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Loss of State Consumer Powers Contributed to Mortgage Crisis

Sept. 21, 2009 at 9:10 PM   |   Comments

The assumption of states' powers to enforce consumer protection laws by the Federal government over the past 13 years is a significant cause of irresponsible lending and the housing crisis, according to a new white paper issued by the National Consumer Law Center.

"Banks like to blame the mortgage crisis on nonbank lenders, but in the peak year of 2006, 32 percent of subprime loans, 40 percent of alt-A loans, and 51 percent of the toxic payment-option and option ARM loans were made by national banks, federal thrifts, or their subsidiaries who were immune from state laws," said Lauren Saunders, the paper's author and the Managing Attorney of NCLC's Washington, DC office. "Overall, $700 billion of the riskiest loans in 2006 were made by banks who could ignore state law. Federal law also prevented states from addressing the most dangerous terms of mortgages offered by nonbank lenders. Credit card and overdraft fee abuses can also be traced to preemption."

Many of the irresponsible loans that led to the foreclosure crisis were made by financial entities that could ignore state law. Mortgage lending by national banks, federal thrifts, and their operating subsidiaries made up 31.5 percent – nearly a third – of the most dangerous, subprime loans during the peak year of 2006. Subprime loans typically were made with no documentation of income, without regard to ability to repay, and with a host of other problems such as exploding rates, failure to include escrow in affordability analysis, and inflated appraisals. Not surprisingly, they have failed in large numbers, the study found.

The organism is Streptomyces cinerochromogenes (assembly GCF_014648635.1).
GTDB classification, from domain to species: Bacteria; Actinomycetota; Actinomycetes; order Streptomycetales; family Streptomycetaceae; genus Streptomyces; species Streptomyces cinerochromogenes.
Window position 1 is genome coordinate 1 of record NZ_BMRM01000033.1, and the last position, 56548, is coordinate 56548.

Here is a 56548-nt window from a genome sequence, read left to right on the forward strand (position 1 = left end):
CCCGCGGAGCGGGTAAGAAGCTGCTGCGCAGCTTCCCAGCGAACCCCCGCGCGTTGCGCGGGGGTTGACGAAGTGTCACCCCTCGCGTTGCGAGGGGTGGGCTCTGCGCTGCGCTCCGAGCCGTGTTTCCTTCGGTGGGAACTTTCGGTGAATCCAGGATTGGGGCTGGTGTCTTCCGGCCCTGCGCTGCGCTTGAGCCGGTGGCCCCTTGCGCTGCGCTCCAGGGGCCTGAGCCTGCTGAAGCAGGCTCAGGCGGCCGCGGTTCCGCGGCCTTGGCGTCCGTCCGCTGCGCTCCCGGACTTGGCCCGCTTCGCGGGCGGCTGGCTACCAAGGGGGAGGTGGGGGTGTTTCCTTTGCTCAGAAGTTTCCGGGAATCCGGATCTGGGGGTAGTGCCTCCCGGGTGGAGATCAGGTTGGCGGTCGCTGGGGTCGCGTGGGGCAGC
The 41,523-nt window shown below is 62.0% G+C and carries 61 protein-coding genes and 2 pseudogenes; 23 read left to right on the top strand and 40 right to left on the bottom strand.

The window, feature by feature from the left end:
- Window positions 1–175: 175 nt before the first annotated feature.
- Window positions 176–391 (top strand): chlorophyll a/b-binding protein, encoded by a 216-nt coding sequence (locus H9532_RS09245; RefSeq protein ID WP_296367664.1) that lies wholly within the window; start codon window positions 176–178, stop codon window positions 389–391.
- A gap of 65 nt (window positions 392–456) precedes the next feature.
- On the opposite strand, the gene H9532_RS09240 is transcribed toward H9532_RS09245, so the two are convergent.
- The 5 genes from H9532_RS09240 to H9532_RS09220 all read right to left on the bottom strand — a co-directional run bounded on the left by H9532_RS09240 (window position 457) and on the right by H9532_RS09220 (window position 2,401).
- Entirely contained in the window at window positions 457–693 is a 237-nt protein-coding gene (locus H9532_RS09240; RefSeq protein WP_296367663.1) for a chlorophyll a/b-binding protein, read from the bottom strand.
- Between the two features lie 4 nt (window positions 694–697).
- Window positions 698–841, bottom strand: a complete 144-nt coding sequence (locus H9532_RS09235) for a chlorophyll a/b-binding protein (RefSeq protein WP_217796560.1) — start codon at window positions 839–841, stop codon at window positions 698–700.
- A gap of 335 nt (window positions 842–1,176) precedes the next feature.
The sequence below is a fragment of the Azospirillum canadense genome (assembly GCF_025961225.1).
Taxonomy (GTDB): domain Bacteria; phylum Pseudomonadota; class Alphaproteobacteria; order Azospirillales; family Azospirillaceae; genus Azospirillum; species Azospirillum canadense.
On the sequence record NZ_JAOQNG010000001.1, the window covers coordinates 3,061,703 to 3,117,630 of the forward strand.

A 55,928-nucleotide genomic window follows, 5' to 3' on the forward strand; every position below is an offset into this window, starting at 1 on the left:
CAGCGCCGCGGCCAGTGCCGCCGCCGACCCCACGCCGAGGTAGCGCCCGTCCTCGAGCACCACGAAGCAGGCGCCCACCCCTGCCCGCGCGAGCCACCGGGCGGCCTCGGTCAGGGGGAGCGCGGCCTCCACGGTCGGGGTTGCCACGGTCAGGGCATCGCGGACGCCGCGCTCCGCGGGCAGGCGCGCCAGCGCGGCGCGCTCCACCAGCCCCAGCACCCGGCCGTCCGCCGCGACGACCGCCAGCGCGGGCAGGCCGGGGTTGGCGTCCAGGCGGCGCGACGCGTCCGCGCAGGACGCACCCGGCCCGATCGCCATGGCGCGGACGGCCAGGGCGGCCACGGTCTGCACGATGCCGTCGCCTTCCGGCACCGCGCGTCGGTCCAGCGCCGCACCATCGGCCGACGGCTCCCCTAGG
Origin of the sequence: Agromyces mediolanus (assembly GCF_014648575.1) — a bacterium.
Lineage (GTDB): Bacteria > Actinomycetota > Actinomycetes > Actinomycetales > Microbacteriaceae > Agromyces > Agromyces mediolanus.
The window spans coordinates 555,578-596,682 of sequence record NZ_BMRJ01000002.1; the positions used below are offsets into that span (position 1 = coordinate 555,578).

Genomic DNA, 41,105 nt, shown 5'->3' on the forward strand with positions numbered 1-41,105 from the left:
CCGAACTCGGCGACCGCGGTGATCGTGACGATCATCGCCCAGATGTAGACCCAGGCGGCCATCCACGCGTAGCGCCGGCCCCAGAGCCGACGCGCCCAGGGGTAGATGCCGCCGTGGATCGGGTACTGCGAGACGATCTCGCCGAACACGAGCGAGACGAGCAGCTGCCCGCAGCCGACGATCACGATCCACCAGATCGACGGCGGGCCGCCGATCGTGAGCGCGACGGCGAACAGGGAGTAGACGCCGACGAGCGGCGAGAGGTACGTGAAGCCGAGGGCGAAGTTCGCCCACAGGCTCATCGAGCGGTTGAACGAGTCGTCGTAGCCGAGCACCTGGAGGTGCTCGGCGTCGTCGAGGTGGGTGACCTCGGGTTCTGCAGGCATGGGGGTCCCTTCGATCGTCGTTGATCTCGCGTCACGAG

In 2006, the peak year of irresponsible lending, national banks, Federal thrifts, and their subsidiaries made 32 percent of subprime loans, 40 percent of Alt A loans, and 51percent of interest-only and option adjustable rate mortgage (ARM) loans. A total of over $700 billion in risky loans were made by entities that states could not touch. States were also preempted from regulating any mortgage lender on the very terms that made many mortgages dangerous: balloon payments, negative amortization, variable rates, and other nontraditional terms.

"The current crisis should be a wake-up call that everyone—consumers, the financial industry, and the economy as a whole—is better off with serious consumer protection. Effective regulatory reform demands a comprehensive system that does not leave significant gaps in protection, allow new destructive practices to spring up unhindered by reforms aimed at yesterday's problems, or ignore local problems until they reach the point where they command national attention," the study concluded

The National Consumer Law Center, Inc. is a non-profit corporation specializing in low-income consumer issues, with an emphasis on consumer credit. NCLC publishes a series of treatises on consumer laws and provides assistance and training to legal services, government, and private attorneys representing low-income consumers across the country.

From Real Estate Economy Watch

© 2009 United Press International, Inc. All Rights Reserved. Any reproduction, republication, redistribution and/or modification of any UPI content is expressly prohibited without UPI's prior written consent.
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